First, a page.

In one embodiment of the invention, the API source comprises at least two Electrospray sample introduction probes configured with pneumatic nebulization assist and electrodes surrounding each Electrospray probe tip. The two ES inlet probes are configured so that the pneumatically nebulized spray plumes generated from each inlet probe intersect to form a mixing region. A portion of the ions generated from either inlet probe individually or generated in the mixing region are sampled through an orifice into vacuum and mass to charge analyzed. One ES inlet probe can be configured to serve as the primary sample introduction probe and the second ES inlet probe may be operated to provide an optimal reagent ion population in the mixing region to maximize atmospheric pressure chemical ionization of neutral gas molecules generated by evaporation of the sample solution Electrosprayed or nebulized from the sample inlet probe. APCI of neutral species is performed in the mixing region without the ion and neutral molecule population generated from the sample inlet probe traversing a corona discharge region. The second inlet probe spray can be turned off allowing the production of Electrospray-only generated ions from the sample solution. Conversely, voltage can be applied to the electrode surrounding the sample introduction inlet probe to minimize the production of Electrosprayed charged droplets producing a net neutral nebulized spray. The evaporating net neutral spray is then reacted with reagent ions generated from one or more additional ES inlet probes in the mixing region to produce an APCI ion population from the sample solution. With multiple inlet probes producing charged species, ES and APCI ions generated simultaneously from the sample solution can be sampled from the mixing region into vacuum for mass to charge analysis.
In an alternative embodiment of the invention, the additional inlet Electrospray probes are replaced with one or more APCI inlet probes comprising a pneumatic nebulizer, vaporizer heater and a corona discharge needle. The one or multiple additional APCI probe positions are configured to optimize the mixing of reagent ions and neutral gas species generated in the APCI vaporizer and corona discharge regions with the sample inlet probe spray. Similar to the multiple Electrospray inlet probe embodiment, the sample introduction ES probe and additional APCI probe embodiment can be operated to generate ES or APCI only ion populations, or mixtures of both, that are directed into vacuum for mass to charge analysis. In an alternative embodiment, an additional APCI probe comprises an ultraviolet light source to enable production of a photoionized reagent ion population that is directed into the mixing region. The invention includes the selective generation of reagent gas phase ions and neutral species by Electrospray, Corona Discharge or Photoionization independent from the population of ion and neutral gas phase species generated from the sample introduction probe. Sample neutral molecule and ion populations mix with the independently generated reagent ion and neutral gas populations to produce selected ES and APCI ion species that are directed into vacuum for mass to charge analysis.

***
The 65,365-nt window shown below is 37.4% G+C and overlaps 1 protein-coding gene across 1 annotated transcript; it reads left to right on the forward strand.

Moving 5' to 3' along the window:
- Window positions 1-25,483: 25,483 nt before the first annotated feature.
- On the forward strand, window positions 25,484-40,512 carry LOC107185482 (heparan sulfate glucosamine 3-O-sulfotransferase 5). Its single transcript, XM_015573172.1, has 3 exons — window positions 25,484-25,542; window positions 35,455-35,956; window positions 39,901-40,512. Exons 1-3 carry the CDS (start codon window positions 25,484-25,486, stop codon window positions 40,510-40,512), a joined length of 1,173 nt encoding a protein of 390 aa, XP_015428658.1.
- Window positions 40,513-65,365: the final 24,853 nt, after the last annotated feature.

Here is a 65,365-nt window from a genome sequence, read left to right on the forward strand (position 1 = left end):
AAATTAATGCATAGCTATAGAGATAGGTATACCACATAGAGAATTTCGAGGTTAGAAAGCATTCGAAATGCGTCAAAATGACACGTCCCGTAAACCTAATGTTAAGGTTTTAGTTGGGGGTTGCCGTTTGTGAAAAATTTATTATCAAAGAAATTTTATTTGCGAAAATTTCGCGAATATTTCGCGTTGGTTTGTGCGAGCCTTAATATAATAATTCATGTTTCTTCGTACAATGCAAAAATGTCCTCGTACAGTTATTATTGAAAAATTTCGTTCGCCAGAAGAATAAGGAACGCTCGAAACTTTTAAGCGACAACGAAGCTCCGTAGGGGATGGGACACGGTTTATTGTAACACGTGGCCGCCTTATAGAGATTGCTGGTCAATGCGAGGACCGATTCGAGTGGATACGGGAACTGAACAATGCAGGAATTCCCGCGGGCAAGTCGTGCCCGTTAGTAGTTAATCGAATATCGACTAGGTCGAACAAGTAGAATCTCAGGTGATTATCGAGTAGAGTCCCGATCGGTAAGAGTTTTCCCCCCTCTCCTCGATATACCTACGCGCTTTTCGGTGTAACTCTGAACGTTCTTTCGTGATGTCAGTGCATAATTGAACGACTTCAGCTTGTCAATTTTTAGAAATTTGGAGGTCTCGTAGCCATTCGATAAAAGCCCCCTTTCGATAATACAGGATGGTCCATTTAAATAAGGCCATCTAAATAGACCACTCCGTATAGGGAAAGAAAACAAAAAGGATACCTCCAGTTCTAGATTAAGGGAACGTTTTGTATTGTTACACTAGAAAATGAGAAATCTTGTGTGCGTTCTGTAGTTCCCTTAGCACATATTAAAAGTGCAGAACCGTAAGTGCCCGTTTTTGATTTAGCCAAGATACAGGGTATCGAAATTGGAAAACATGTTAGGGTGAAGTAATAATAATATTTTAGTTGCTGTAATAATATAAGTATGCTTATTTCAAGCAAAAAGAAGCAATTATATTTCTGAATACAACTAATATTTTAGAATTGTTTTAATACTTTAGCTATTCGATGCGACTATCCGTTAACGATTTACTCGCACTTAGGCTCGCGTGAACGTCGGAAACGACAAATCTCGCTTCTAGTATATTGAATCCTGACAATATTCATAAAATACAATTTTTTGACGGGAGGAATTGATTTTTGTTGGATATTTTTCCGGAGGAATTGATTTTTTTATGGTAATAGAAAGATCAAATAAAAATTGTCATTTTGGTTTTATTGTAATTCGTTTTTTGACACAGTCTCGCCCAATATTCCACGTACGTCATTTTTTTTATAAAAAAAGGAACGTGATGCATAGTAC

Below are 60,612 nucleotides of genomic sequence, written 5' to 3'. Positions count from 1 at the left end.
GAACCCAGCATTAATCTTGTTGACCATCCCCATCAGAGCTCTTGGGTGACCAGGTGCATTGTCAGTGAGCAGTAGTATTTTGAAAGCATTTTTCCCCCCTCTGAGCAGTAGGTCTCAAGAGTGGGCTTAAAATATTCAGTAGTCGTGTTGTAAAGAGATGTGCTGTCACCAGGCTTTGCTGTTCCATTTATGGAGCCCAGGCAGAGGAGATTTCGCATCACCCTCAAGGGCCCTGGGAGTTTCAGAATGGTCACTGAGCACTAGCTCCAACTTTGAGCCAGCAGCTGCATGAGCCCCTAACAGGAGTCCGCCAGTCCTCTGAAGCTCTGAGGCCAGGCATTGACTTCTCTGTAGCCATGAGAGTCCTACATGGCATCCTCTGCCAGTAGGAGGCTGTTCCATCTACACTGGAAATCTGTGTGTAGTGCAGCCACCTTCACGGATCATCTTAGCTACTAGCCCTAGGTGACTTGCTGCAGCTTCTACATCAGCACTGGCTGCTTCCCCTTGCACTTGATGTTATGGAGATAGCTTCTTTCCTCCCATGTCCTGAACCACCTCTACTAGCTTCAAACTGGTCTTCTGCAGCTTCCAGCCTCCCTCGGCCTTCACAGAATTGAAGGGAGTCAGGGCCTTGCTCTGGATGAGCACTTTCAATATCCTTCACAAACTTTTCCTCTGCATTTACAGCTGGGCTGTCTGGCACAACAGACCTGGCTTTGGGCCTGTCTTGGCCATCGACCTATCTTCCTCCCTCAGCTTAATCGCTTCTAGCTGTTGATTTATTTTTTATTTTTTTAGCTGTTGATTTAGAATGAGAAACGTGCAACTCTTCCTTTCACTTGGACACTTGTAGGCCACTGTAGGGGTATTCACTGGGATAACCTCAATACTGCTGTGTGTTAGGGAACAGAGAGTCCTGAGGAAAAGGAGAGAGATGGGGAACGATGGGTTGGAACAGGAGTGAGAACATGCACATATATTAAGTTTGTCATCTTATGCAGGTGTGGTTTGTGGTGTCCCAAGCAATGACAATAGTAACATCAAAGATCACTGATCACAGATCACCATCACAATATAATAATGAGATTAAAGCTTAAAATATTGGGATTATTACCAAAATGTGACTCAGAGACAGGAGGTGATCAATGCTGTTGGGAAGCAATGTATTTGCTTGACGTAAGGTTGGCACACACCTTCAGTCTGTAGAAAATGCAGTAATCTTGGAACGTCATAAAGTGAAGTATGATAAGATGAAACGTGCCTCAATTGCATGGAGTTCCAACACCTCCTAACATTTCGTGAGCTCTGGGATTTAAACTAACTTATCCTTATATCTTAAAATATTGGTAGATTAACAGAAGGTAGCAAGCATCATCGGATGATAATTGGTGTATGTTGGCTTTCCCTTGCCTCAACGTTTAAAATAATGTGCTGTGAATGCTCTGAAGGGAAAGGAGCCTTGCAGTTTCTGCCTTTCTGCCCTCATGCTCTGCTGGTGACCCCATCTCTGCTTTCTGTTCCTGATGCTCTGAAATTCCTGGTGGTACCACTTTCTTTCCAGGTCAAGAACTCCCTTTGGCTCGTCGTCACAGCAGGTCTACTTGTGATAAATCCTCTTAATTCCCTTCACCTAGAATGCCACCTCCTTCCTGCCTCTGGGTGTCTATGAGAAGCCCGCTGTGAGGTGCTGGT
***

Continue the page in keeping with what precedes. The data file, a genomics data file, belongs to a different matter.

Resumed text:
In an alternative embodiment of the invention, selected gas neutral or opposite polarity ion species can be mixed with the ES generated sample spray to cause charge reduction or to effect atmospheric pressure Electron Capture Dissociation of multiple charged ions generated from the sample inlet ES probe. Neutral gas species can be introduced by mixing reagent molecule species with the countercurrent drying gas or with the non sample inlet probe nebulizer gas. Alternatively, reagent molecules can be produced from solution vaporized through introduction from a non sample inlet probe. In an alternative embodiment according to the invention, a second ES, APCI or APPI inlet probe can be operated to produce ions of opposite polarity from those ions generated from the sample introduction ES probe. The simultaneously produced opposite polarity ion populations are combined in a mixing region at atmospheric pressure. Reacting ions of opposite polarity with multiply charged ions generated from the ES sample inlet probe can result in charge reduction of the initial ES generated ion population at atmospheric pressure
In one embodiment of the invention, at least one non-sample solution inlet probe produces a gas phase ion population that is directed to impinge on a sample bearing surface. The ions impacting on the sample bearing surface aid in the evaporation and ionization of the sample on the surface when combined with rapidly switching of the electric field at the surface with or without a laser desorption pulse.
In all embodiments of the invention, populations of ions can be generated from one or more sample inlet probes where they may be directed into vacuum for mass to charge analysis, mixed with other ion populations simultaneously generated at or near atmospheric pressure prior to sampling into vacuum for mass to charge analysis, or reacted with independently generated ion or neutral species at or near atmospheric pressure followed by mass to charge analysis of the product ion population. Calibration ions generated from solutions introduced through non-sample inlet probes can be mixed with sample-generated ions prior to mass to charge analysis to provide calibration peaks in an acquired mass spectrum. Alternatively, the calibration ions can be mass to charge analyzed, not mixed with sample related ions, to provide mass spectra that can be used for external calibration. All modes of API source operation, according to the invention, can be rapidly switched on or off through event-dependent program control, or preprogrammed or user interactive software control.